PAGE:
Archive for February, 2009

Ode de la creme


It’s time for me to post something completely unrelated to Ethiopian adoption.

I’ll be doing this fairly often because my gestation time is going to be more like an elephant’s and I need to keep myself (and hopefully you) entertained in the mean time.

Yesterday was Fat Tuesday, Mardi Gras, Shrove Tuesday — whatever you want to call it, and I had a perfect moment. You know those bits of time when all is right with the world and nothing whatsoever could be improved? It was one of those. And if you know me, you won’t be surprised that this one centered on food. The food pictured above, in fact.

Now the lighting in that picture isn’t great, and it probably just looks like a tub of yogurt, but I’m here to tell you that stuff up there is cream straight from an Amish Jersey cow and it’s one of the best things I’ve EVER tasted in my life. Seriously, I’m not worthy.

I get that it’s a bit weird to be flipping out over a dairy product. But that’s the kind of girl I am. Plus, I grew up near farms, drinking milk straight from cows and goats all the time. These days everyone’s afraid of that, but if you know and trust your farmer you don’t need to hesitate.

So Lent begins today. We fasted and abstained from meat and our foreheads were marked with ashes. For dinner, I made a simple lentil soup and homemade bread. But all day long I’ve been dreaming about that cream.

Guess what I’m having come Easter morn?


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About Ethiopia


Famine. Poverty. Disease. Unrest.  This is what most people picture when they think of Ethiopia. Unfortunately, for the past few decades, the country has experienced all four to a tragic degree.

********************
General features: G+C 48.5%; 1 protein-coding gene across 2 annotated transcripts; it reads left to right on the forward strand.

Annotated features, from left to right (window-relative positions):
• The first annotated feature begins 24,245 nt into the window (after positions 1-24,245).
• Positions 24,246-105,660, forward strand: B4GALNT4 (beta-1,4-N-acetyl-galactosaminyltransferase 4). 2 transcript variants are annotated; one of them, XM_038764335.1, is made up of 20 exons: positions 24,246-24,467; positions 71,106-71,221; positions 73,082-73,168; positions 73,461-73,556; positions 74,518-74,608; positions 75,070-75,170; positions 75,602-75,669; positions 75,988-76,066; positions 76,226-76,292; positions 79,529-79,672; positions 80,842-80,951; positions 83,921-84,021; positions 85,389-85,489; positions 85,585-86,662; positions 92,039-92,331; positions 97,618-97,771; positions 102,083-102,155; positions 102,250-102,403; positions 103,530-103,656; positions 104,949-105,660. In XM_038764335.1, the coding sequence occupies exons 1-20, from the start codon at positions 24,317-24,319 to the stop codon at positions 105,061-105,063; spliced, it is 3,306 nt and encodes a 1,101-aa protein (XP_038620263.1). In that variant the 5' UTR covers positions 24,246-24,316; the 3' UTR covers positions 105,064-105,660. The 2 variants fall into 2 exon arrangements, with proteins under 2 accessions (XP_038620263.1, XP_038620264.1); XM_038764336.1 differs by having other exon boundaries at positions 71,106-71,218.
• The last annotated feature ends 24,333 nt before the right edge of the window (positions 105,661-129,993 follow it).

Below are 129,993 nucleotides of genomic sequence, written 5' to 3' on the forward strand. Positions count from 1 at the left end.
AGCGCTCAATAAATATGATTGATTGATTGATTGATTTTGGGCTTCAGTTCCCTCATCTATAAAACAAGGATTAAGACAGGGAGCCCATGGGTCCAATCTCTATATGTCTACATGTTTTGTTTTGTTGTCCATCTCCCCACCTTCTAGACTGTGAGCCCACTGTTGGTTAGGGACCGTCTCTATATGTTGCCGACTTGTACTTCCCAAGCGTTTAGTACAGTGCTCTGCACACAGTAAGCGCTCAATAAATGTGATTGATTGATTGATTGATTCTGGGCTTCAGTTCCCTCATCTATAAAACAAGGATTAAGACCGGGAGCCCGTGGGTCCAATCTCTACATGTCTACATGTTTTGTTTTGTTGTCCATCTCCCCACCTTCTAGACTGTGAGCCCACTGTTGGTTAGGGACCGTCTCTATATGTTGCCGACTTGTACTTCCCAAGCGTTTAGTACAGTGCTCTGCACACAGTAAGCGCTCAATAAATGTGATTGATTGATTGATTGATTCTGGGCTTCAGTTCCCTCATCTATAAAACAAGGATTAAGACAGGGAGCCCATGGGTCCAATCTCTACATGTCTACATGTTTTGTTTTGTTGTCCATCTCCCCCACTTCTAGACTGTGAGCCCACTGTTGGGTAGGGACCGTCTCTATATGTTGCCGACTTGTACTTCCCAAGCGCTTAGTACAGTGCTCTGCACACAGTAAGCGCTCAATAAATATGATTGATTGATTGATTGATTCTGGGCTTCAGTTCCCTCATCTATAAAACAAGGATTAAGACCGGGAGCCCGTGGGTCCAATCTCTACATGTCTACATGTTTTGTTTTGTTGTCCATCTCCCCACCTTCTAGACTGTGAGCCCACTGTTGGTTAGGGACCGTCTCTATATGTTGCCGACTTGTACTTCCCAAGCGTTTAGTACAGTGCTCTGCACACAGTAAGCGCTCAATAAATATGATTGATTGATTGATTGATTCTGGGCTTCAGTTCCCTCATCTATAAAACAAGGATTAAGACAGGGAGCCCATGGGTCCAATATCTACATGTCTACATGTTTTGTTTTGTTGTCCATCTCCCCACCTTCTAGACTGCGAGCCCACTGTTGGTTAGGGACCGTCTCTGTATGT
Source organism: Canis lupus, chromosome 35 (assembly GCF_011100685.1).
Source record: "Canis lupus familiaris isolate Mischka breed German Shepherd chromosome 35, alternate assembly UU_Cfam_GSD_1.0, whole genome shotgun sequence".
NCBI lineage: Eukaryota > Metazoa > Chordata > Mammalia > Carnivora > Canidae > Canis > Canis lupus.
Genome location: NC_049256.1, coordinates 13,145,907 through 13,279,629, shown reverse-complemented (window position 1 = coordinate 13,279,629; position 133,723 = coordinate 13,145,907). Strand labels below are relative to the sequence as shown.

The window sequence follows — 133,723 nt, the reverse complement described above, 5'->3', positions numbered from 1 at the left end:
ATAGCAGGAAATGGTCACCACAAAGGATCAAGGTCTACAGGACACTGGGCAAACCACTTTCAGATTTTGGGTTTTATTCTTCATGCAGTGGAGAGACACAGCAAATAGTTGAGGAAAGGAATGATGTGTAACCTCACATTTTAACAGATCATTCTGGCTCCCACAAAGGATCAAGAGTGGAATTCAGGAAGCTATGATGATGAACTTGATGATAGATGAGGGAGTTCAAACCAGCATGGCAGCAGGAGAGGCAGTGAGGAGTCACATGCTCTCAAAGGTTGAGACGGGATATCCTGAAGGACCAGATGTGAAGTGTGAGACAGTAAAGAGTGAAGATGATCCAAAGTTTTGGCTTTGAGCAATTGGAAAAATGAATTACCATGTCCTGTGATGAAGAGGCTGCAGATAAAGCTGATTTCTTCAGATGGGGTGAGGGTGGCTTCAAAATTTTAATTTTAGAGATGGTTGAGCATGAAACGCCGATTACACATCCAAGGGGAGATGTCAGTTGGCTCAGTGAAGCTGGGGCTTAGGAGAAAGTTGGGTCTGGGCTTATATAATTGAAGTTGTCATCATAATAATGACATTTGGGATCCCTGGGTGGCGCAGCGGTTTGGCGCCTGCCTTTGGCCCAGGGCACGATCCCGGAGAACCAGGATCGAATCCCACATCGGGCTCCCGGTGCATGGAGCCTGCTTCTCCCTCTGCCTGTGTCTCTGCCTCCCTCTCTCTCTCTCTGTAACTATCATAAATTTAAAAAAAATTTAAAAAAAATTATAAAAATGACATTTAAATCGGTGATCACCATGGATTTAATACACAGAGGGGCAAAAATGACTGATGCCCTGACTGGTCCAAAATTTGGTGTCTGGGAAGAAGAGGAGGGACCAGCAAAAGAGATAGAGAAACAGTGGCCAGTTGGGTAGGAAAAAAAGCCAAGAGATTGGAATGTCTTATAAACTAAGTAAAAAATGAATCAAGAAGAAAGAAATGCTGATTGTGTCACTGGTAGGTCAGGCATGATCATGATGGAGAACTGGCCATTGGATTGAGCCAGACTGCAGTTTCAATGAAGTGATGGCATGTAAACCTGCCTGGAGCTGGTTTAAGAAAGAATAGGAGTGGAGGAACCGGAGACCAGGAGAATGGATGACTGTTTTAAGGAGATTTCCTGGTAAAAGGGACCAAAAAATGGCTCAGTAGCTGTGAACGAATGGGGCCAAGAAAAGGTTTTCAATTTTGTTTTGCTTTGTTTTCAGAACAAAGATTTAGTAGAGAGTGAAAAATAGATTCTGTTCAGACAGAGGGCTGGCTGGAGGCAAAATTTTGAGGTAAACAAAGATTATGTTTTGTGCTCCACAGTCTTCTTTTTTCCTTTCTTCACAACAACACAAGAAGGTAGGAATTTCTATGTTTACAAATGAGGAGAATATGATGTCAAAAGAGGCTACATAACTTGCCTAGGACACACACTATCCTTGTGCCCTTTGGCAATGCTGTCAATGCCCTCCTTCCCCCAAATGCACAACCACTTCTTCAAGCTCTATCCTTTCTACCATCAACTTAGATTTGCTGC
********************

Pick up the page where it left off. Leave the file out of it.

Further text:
But Ethiopia is a whole lot more. It’s one of the oldest civilizations in the world, going back to about 3000 B.C. It is the land of the Queen of Sheba, and home of the remains of Lucy — the oldest ancestor of the human family. As Africa’s oldest independent nation, Ethiopia has never lost its independence through colonization by a western power. (There was a five year period when it was occupied by Italy’s Mussolini,but that hardly counts).

Ethiopia has a President as head of state and a Prime Minister as the head of government. There are distinct regional states in the country – Tigray, Afar, Amhara, Oromia, Somali, Benishangul-Gumuz, Southern Nations (SNNPS), Gambella and Harari.

Approximately 70 million people live in Ethiopia, comprising  80 ethnic groups, and over half the population are children. Three million people live in the capital city of Addis Ababa, which means “New Flower.” It was settled in 1886 and is located 2500 meters above sea level.

The country is diverse in its landscape — mountains, valleys, plains, deserts, lakes and rivers. The climate is temperate, being near the equator, with two main seasons –rainy and dry.

Amharic is the official language of Ethiopia, although English, Italian, French and Arabic are also widely spoken. In towns and rural areas, you can hear over eighty indigenous languages with some 200 dialects.

Ethiopia has a fascinating religious history. It’s both a Christian and Muslim nation and the two groups live together in peace. The Ark of the Covenant is said to be living in Ethiopia and I’ll tell you more about that in the days to come.  Most Christians in Ethiopia are Orthodox.

Here’s another interesting fact about Ethiopia:  Right now it’s the year 2000. Ethiopia follows the Julian calendar, which comprises twelve months of thirty days each and a thirteenth month of five days (or six days in a leap year). The calendar is seven years and eight months behind the Western (Gregorian) calendar. Christmas is celebrated on January 7 and New Year on September 11, which can be extremely confusing to westerners!